¶ 5 The trial court also excluded as testimonial Brynn's statements in her petition for dissolution of marriage. The trial court excluded defendant's conviction of domestic battery involving another victim. At the time of Brynn's disappearance defendant was on probation resulting from his June 19, 2002, plea of guilty to two domestic batteries he committed against Brynn. The trial court excluded evidence of the convictions. The trial court also barred the testimony of John Havens, a friend of Brynn's to whom she had confided that defendant beat her and kept her tied up for three days. Havens said that the last time he saw Brynn she had two black eyes and she told him that if she ever went missing it meant that defendant killed her.

¶ 6 The trial court allowed live testimony of observations of prior domestic violence and spousal abuse, as well as statements made to nonpolice witnesses that fit within a hearsay exception. The court ruled that this evidence was relevant and probative to show defendant's "intent, motive, and lack of mistake." This evidence came from nine different witnesses who testified that they saw acts of domestic violence, observed injuries on Brynn, or provided shelter for Brynn when she fled from defendant. The more substantial evidence consisted of testimony of police officers, crime scene investigators, background witnesses, and forensic scientists, specifically, blood spatter and DNA experts.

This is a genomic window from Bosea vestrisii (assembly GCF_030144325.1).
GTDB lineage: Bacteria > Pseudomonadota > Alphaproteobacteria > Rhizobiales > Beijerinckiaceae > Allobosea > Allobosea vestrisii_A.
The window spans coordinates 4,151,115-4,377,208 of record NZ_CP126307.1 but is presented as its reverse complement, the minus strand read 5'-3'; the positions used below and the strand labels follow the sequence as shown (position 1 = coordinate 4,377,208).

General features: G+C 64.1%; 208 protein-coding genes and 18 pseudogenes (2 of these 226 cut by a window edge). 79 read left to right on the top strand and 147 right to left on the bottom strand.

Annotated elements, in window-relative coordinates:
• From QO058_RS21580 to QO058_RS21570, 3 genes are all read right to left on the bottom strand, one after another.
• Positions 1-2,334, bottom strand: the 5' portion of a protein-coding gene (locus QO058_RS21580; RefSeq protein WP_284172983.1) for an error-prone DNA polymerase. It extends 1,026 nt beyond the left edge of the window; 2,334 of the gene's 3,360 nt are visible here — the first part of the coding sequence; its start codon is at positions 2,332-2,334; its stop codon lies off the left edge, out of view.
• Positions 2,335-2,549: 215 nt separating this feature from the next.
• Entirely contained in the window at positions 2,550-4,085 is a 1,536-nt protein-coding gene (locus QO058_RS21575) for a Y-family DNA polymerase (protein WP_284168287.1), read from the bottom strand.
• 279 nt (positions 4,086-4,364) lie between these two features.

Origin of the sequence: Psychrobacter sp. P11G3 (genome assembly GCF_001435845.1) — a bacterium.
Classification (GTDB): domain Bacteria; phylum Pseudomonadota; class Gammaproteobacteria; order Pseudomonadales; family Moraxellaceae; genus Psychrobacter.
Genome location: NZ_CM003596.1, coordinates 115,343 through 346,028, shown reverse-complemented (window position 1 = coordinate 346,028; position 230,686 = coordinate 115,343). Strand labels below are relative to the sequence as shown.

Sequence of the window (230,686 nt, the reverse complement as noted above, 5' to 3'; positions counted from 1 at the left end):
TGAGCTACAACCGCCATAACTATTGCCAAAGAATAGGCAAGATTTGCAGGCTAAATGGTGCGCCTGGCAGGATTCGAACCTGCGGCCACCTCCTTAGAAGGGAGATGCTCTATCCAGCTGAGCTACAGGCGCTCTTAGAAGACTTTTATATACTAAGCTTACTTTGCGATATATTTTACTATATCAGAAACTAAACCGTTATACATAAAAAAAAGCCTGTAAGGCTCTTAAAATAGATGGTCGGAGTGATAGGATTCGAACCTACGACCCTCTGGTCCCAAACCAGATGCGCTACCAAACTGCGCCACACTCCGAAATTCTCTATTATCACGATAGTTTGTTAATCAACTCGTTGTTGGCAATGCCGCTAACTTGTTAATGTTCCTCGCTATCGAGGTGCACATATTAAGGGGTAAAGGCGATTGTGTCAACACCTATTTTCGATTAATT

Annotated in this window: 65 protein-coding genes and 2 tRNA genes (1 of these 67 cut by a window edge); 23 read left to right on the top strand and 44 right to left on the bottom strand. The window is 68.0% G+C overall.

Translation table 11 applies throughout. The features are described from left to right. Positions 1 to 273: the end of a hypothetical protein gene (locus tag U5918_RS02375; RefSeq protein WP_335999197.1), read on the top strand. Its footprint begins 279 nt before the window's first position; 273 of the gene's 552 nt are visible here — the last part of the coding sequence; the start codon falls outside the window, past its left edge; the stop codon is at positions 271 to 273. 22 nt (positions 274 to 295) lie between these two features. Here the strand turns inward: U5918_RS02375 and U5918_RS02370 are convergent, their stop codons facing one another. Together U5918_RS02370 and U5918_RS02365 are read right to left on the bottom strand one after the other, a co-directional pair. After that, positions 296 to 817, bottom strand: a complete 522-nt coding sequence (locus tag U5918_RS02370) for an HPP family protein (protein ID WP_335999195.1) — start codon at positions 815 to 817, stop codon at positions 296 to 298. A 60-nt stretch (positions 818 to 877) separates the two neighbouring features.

¶ 7 During the State's opening statement it made no mention of prior acts of domestic violence. The State focused on the blood evidence as well as defendant's failure to participate in efforts to find his missing wife. Defense counsel referred to the relationship between defendant and Brynn as "rocky" and "anything but smooth" and acknowledged that there were "physical as well as verbal" arguments.

¶ 8 Edward Lamb testified that he owned the home in Capron, Illinois, where defendant and Brynn were living at the time of Brynn's disappearance. Defendant rented a room in Lamb's house and moved in early in 2002, about six months before Brynn moved in. Everyone had access to the common areas of the house but bedrooms were private. Lamb testified that he gave defendant a California king-sized bed. The mattress had no stains or tears on it when Lamb gave it to defendant.

¶ 9 Lamb testified that he last saw Brynn the night of November 16, 2002, when he left her and defendant alone in the house, except for Lamb's two dogs. Lamb spent the night with an acquaintance, who verified Lamb's alibi. When Lamb returned the next day Brynn was gone. Defendant told Lamb that Brynn left, leaving behind her keys and ring on the kitchen table.

¶ 10 Lamb testified that defendant appeared agitated. He asked defendant if he had called anyone and defendant said no. Lamb told defendant that Brynn would come back like she had in the past, and defendant responded that "she had done left him for good this time." Both Brynn's Jeep and defendant's Audi were still parked at the residence. Lamb testified that in the past Brynn would leave for a day or two and then return.

¶ 11 A few days after Brynn's disappearance Lamb offered to wash defendant's bedsheets while he was doing his laundry but defendant said no. Lamb testified that on December 20, 2002, detectives showed him a bloodstain on the mattress he had given to defendant. Lamb later asked defendant about the stain and defendant said he did not know anything about it. He told Lamb that if there was a stain on it then Brynn must have flipped the mattress over. Lamb told the police that on December 23, 2002, he noticed that a blue tarp and a sheet were missing from his residence. In February 2003 defendant told Lamb that Brynn had an accident in the bed, referring to her menstrual period. Eventually, defendant moved out after getting into an argument with Lamb. Defendant left Brynn's belongings behind. He told Lamb that he did not care what he did with "the bitch's stuff."